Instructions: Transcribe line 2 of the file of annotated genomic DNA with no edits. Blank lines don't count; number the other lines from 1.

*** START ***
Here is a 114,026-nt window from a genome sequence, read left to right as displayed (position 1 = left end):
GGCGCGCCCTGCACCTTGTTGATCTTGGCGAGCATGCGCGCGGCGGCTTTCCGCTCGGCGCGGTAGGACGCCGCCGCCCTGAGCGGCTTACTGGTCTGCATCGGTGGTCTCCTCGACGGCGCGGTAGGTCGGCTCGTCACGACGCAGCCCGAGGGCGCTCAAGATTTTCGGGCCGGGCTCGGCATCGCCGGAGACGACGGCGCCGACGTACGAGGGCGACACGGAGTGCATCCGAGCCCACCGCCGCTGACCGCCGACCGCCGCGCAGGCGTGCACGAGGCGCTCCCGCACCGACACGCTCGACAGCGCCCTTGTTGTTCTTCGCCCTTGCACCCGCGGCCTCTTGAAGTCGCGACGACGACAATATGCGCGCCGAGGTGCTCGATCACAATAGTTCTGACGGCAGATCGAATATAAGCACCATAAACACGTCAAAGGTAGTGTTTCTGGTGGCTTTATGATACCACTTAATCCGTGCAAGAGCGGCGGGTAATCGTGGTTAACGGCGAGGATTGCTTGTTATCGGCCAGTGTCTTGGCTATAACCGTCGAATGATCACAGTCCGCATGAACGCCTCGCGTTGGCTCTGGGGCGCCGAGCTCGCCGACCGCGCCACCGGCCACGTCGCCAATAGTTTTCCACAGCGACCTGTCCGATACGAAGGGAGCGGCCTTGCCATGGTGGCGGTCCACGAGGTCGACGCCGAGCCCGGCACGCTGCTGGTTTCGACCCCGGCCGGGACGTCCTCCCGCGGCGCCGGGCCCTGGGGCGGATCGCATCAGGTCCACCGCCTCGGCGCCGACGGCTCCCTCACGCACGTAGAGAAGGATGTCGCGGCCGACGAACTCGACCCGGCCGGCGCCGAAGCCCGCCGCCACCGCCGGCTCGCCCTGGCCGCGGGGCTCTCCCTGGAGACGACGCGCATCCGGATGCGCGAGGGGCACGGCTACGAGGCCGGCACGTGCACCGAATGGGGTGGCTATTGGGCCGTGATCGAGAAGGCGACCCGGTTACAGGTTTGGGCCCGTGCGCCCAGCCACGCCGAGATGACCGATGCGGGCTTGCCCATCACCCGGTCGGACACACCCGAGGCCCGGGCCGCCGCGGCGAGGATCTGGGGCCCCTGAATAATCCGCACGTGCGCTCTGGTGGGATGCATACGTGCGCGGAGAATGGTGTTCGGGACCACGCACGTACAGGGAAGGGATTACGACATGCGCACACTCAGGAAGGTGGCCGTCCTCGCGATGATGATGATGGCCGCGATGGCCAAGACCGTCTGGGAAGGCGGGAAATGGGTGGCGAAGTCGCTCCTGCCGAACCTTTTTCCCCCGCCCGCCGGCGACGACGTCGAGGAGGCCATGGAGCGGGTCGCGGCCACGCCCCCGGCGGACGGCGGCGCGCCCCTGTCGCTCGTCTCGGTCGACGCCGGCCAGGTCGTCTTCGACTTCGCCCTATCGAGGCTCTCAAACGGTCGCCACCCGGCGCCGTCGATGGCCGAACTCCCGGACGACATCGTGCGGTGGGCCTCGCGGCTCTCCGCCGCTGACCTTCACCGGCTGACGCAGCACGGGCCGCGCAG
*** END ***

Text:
GGCGCGCCCTGCACCTTGTTGATCTTGGCGAGCATGCGCGCGGCGGCTTTCCGCTCGGCGCGGTAGGACGCCGCCGCCCTGAGCGGCTTACTGGTCTGCATCGGTGGTCTCCTCGACGGCGCGGTAGGTCGGCTCGTCACGACGCAGCCCGAGGGCGCTCAAGATTTTCGGGCCGGGCTCGGCATCGCCGGAGACGACGGCGCCGACGTACGAGGGCGACACGGAGTGCATCCGAGCCCACCGCCGCTGACCGCCGACCGCCGCGCAGGCGTGCACGAGGCGCTCCCGCACCGACACGCTCGACAGCGCCCTTGTTGTTCTTCGCCCTTGCACCCGCGGCCTCTTGAAGTCGCGACGACGACAATATGCGCGCCGAGGTGCTCGATCACAATAGTTCTGACGGCAGATCGAATATAAGCACCATAAACACGTCAAAGGTAGTGTTTCTGGTGGCTTTATGATACCACTTAATCCGTGCAAGAGCGGCGGGTAATCGTGGTTAACGGCGAGGATTGCTTGTTATCGGCCAGTGTCTTGGCTATAACCGTCGAATGATCACAGTCCGCATGAACGCCTCGCGTTGGCTCTGGGGCGCCGAGCTCGCCGACCGCGCCACCGGCCACGTCGCCAATAGTTTTCCACAGCGACCTGTCCGATACGAAGGGAGCGGCCTTGCCATGGTGGCGGTCCACGAGGTCGACGCCGAGCCCGGCACGCTGCTGGTTTCGACCCCGGCCGGGACGTCCTCCCGCGGCGCCGGGCCCTGGGGCGGATCGCATCAGGTCCACCGCCTCGGCGCCGACGGCTCCCTCACGCACGTAGAGAAGGATGTCGCGGCCGACGAACTCGACCCGGCCGGCGCCGAAGCCCGCCGCCACCGCCGGCTCGCCCTGGCCGCGGGGCTCTCCCTGGAGACGACGCGCATCCGGATGCGCGAGGGGCACGGCTACGAGGCCGGCACGTGCACCGAATGGGGTGGCTATTGGGCCGTGATCGAGAAGGCGACCCGGTTACAGGTTTGGGCCCGTGCGCCCAGCCACGCCGAGATGACCGATGCGGGCTTGCCCATCACCCGGTCGGACACACCCGAGGCCCGGGCCGCCGCGGCGAGGATCTGGGGCCCCTGAATAATCCGCACGTGCGCTCTGGTGGGATGCATACGTGCGCGGAGAATGGTGTTCGGGACCACGCACGTACAGGGAAGGGATTACGACATGCGCACACTCAGGAAGGTGGCCGTCCTCGCGATGATGATGATGGCCGCGATGGCCAAGACCGTCTGGGAAGGCGGGAAATGGGTGGCGAAGTCGCTCCTGCCGAACCTTTTTCCCCCGCCCGCCGGCGACGACGTCGAGGAGGCCATGGAGCGGGTCGCGGCCACGCCCCCGGCGGACGGCGGCGCGCCCCTGTCGCTCGTCTCGGTCGACGCCGGCCAGGTCGTCTTCGACTTCGCCCTATCGAGGCTCTCAAACGGTCGCCACCCGGCGCCGTCGATGGCCGAACTCCCGGACGACATCGTGCGGTGGGCCTCGCGGCTCTCCGCCGCTGACCTTCACCGGCTGACGCAGCACGGGCCGCGCAG